I rang yesterday morning, to be told that she seemed reluctant to get out of bed, so they had left her there! Given that she has no self motivation and cannot communicate, I politely suggested that they get her up regardless (unless of course, she simply couldn't be woken), as unless prompted/assisted, she would lie there all day.

    They did get her up and later she had lunch (cooked meal that they help feed her) but by the time I arrived at 2:30pm, she was back in bed. They said that she kept falling asleep whilst eating her lunch and when left sitting in the chair, she kept bending right forward with her head on her knees (something she often did, even before the respite started). So they had put her back to bed for her own safety/comfort, which is understandable.

    During the 3 hours myself and her sister spent with her in the afternoon, she barely stirred.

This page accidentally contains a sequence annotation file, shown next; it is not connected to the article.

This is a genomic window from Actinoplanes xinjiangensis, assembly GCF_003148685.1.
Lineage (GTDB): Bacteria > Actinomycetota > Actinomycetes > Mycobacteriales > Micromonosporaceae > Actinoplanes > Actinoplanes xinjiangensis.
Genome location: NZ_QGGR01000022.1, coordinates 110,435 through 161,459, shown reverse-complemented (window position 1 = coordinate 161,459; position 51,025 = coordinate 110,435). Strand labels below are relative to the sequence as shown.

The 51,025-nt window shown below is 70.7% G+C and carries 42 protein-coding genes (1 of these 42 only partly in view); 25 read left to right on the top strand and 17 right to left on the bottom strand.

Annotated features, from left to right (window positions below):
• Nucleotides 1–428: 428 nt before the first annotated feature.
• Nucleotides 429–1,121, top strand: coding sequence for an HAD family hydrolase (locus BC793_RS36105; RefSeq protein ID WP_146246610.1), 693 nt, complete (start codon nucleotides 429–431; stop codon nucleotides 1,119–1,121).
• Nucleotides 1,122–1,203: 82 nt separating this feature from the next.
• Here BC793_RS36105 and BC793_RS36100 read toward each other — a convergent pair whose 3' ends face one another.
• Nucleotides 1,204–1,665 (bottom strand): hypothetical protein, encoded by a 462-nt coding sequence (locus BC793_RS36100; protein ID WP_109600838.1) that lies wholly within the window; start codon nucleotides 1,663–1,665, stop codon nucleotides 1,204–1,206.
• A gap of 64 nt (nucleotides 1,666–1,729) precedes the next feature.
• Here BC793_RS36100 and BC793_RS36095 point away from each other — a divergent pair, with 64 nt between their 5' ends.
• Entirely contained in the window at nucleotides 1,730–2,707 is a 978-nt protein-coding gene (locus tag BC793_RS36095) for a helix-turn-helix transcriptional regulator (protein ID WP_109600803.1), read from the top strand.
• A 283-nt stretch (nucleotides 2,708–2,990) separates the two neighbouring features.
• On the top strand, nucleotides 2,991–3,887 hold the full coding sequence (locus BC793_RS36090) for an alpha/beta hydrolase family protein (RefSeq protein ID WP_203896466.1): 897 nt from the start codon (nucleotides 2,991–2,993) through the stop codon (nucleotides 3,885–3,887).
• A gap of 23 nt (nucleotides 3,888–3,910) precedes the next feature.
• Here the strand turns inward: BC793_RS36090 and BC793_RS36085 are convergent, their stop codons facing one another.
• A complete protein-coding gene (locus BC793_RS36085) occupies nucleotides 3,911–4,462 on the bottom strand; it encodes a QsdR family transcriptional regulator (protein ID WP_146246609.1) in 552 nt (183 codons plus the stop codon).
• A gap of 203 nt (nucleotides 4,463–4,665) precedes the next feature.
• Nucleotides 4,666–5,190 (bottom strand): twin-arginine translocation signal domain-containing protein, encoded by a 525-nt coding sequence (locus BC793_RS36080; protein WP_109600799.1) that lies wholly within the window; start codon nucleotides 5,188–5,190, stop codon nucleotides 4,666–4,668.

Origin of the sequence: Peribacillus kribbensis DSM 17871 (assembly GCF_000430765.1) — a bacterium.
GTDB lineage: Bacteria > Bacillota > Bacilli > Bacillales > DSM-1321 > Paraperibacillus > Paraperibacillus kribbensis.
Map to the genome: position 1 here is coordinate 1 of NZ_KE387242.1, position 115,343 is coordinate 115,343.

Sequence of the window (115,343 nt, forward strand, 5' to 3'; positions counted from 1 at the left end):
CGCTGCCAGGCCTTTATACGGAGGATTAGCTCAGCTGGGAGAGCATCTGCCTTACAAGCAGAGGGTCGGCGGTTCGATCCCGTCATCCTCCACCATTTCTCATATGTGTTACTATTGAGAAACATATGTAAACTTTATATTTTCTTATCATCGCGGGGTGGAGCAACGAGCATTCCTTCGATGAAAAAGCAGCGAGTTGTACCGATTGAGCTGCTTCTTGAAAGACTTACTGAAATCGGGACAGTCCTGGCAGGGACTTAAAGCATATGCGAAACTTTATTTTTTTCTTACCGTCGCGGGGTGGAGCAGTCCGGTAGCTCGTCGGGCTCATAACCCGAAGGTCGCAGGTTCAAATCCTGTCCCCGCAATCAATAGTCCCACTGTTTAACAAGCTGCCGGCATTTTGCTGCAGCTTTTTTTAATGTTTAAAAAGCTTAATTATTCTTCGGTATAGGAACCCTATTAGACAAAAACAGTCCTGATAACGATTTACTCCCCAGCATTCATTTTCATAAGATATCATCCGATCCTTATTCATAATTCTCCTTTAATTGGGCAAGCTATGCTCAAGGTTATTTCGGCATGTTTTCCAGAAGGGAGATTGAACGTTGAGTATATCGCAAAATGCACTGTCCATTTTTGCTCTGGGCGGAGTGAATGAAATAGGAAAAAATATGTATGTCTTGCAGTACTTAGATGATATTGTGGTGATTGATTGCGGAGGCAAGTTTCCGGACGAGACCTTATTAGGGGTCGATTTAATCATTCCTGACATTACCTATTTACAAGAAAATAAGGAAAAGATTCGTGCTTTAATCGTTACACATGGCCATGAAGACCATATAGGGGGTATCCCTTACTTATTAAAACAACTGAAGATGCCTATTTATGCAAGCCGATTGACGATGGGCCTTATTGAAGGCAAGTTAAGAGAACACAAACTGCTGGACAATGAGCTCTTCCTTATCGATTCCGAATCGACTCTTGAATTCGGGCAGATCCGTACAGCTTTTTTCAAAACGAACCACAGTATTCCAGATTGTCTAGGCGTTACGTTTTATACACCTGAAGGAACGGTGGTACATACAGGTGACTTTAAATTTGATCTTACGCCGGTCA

I guess it is the progression of the dementia, which has sped up considerably in these last 3 weeks or so. I am finding it very hard to cope with seeing her like this and I feel so helpless.:(
    The flip-flop of good day :) bad day :( certainly messes with your head.
     
  19. Grahamstown

    Grahamstown Registered User

    Jan 12, 2018
    1,381
    East of England
    I think it is the dementia progression, because my husband is exactly the same, bright spells which last a short time, then dozing or asleep and I find it difficult to get enough food into him and he is still at home. Also he has gone downhill a lot in a short time. He just won’t eat much at all.
     
  20. Philbo

    Philbo Registered User

    Feb 28, 2017
    680
    Male
    Kent
    Sorry that you are going through this too. It's so difficult to watch their decline.

    I am dreading these next few weeks, not only for the possibility of further deterioration but also the whole process of assessments, best interest meetings etc.

    I would dearly love to have my wife back at home, but unless her mobility improves, I cannot see me being able to cope and I do not think that it would be in either of our best interests.